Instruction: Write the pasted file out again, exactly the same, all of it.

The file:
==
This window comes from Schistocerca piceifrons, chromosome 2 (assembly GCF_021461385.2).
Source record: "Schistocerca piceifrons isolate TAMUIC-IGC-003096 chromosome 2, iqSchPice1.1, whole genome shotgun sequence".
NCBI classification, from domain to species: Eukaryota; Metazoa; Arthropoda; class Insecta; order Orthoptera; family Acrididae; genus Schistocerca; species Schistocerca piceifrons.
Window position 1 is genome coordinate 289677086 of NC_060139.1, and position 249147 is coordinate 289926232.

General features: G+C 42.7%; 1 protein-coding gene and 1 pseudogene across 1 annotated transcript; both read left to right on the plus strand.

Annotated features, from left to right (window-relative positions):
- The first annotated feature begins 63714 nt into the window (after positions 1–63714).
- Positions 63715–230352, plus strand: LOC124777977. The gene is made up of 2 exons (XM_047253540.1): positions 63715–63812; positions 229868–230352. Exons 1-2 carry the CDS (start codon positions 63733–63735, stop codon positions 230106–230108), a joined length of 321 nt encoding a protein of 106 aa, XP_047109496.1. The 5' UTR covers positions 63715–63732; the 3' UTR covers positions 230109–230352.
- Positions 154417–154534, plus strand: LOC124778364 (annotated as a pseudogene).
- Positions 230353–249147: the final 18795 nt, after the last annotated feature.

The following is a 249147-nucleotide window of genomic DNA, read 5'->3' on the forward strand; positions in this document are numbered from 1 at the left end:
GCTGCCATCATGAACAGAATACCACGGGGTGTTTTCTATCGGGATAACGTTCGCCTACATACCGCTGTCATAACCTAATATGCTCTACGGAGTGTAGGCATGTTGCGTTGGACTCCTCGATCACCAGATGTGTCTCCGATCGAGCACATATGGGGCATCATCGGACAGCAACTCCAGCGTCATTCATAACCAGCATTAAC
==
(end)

This window comes from Schistocerca piceifrons, chromosome 2 (assembly GCF_021461385.2).
Source record: "Schistocerca piceifrons isolate TAMUIC-IGC-003096 chromosome 2, iqSchPice1.1, whole genome shotgun sequence".
NCBI classification, from domain to species: Eukaryota; Metazoa; Arthropoda; class Insecta; order Orthoptera; family Acrididae; genus Schistocerca; species Schistocerca piceifrons.
Window position 1 is genome coordinate 289677086 of NC_060139.1, and position 249147 is coordinate 289926232.

General features: G+C 42.7%; 1 protein-coding gene and 1 pseudogene across 1 annotated transcript; both read left to right on the plus strand.

Annotated features, from left to right (window-relative positions):
- The first annotated feature begins 63714 nt into the window (after positions 1–63714).
- Positions 63715–230352, plus strand: LOC124777977. The gene is made up of 2 exons (XM_047253540.1): positions 63715–63812; positions 229868–230352. Exons 1-2 carry the CDS (start codon positions 63733–63735, stop codon positions 230106–230108), a joined length of 321 nt encoding a protein of 106 aa, XP_047109496.1. The 5' UTR covers positions 63715–63732; the 3' UTR covers positions 230109–230352.
- Positions 154417–154534, plus strand: LOC124778364 (annotated as a pseudogene).
- Positions 230353–249147: the final 18795 nt, after the last annotated feature.

The following is a 249147-nucleotide window of genomic DNA, read 5'->3' on the forward strand; positions in this document are numbered from 1 at the left end:
GCTGCCATCATGAACAGAATACCACGGGGTGTTTTCTATCGGGATAACGTTCGCCTACATACCGCTGTCATAACCTAATATGCTCTACGGAGTGTAGGCATGTTGCGTTGGACTCCTCGATCACCAGATGTGTCTCCGATCGAGCACATATGGGGCATCATCGGACAGCAACTCCAGCGTCATTCATAACCAGCATTAAC